Conversations with the Human Unconscious
In recent decades the cognitive sciences are acknowledging that an increasing number of functions and processes occur non-consciously. As our understanding of non-conscious processes increases, it becomes apparent that non-conscious processes are responsible for more aspects of our behavior than we previously assumed. We seek to enhance our understanding of human behavior by opening a new methodological and theoretical chapter in our scientific understanding of the human unconscious. Specifically, we are interested in examining the effects of non-conscious subjective experiences (phenomenology) in modulating human behavior.
Our research focuses on self-control dilemmas, where conscious phenomenology plays a major role, because these conflicts are important theoretically and practically for individuals and societies. For the first time in the history of experimental psychology our proposed research will allow us to conduct verbal conversations with the human unconscious. Using cutting edge techniques developed in our laboratories, we will pose questions to the non-conscious mind, and probe for answers. We will show that non-conscious phenomenology (experiences that we have without knowing that we have them) plays a crucial role in self-control, thereby opening the gates for a new frontier in the study of volition. Aside from developing a ground breaking method for measuring non-conscious subjective reports, our project will also lead to high impact journal articles, as well as conference presentations and media exposure. Our research methods will enable scientists to engage in conversing with unconscious human processes, which should open the floodgates for explorations of the human mind that were hitherto beyond the reach of the cognitive sciences.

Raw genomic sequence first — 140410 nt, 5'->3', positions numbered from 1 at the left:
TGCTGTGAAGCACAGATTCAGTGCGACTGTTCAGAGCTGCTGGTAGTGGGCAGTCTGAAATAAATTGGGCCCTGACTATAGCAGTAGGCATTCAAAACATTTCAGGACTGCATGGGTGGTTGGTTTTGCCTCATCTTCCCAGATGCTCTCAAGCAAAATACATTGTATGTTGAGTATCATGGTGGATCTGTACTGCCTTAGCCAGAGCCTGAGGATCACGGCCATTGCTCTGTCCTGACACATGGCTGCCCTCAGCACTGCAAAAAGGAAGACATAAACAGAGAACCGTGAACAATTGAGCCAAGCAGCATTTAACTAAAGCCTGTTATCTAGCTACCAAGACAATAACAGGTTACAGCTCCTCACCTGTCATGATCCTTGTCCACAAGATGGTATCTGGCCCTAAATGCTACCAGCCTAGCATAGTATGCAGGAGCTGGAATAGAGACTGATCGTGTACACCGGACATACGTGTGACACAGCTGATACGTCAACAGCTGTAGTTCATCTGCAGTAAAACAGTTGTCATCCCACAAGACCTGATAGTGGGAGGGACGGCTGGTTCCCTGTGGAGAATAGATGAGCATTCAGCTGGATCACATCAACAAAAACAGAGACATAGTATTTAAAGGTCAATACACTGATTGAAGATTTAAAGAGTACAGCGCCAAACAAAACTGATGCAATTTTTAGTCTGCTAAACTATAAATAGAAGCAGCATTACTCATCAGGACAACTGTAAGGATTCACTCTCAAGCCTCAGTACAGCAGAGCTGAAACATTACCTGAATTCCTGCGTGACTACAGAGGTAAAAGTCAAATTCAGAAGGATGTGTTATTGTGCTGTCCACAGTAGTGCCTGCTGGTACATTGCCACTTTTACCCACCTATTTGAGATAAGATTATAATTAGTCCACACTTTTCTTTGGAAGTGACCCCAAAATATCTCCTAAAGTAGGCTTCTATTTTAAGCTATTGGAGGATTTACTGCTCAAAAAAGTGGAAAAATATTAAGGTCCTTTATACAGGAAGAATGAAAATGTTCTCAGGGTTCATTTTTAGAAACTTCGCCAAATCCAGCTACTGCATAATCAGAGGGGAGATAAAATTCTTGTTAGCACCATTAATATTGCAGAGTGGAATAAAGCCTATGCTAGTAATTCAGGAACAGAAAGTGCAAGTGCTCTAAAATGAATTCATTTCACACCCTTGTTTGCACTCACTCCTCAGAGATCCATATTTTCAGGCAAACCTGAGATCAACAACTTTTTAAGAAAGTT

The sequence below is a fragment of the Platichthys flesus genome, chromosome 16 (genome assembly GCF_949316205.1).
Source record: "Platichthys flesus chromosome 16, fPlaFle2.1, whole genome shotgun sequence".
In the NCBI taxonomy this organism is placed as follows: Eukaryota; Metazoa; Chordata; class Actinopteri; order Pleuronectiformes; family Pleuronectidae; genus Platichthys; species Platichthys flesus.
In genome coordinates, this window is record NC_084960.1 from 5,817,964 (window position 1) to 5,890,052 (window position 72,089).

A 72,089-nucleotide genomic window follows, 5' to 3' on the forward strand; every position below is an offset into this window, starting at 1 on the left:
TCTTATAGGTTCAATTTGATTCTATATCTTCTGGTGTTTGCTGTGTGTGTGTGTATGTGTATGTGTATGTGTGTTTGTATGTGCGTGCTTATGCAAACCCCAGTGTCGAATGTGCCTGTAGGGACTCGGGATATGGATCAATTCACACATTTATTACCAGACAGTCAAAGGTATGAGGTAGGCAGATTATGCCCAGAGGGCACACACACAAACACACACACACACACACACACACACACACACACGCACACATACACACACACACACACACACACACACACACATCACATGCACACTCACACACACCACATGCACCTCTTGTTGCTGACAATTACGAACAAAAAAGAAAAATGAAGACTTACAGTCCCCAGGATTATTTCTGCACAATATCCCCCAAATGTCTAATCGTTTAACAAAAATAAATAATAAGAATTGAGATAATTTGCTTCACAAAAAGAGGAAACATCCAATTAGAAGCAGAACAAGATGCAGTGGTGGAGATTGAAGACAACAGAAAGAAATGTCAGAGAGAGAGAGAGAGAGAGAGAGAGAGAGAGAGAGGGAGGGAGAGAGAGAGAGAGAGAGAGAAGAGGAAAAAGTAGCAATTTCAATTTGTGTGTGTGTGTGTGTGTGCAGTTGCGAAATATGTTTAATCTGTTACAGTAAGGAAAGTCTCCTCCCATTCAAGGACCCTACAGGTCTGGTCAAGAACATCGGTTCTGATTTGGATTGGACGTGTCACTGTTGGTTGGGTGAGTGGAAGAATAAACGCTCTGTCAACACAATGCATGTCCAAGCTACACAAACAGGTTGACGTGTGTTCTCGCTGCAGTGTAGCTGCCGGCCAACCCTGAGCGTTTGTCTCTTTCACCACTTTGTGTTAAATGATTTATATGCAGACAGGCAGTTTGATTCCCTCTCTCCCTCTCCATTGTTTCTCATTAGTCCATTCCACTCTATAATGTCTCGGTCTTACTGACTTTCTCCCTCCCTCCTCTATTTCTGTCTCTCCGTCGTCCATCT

Primary Investigators: Ran Hassin (HUJI) and Benjamin Young (UNR)
Executive Board: Walter Michel (Columbia), Melissa Ferguson (Cornell), and
David Rosenthal (CUNY)
Duration: 33 months starting in December
Funding Organization: The John Templeton Foundation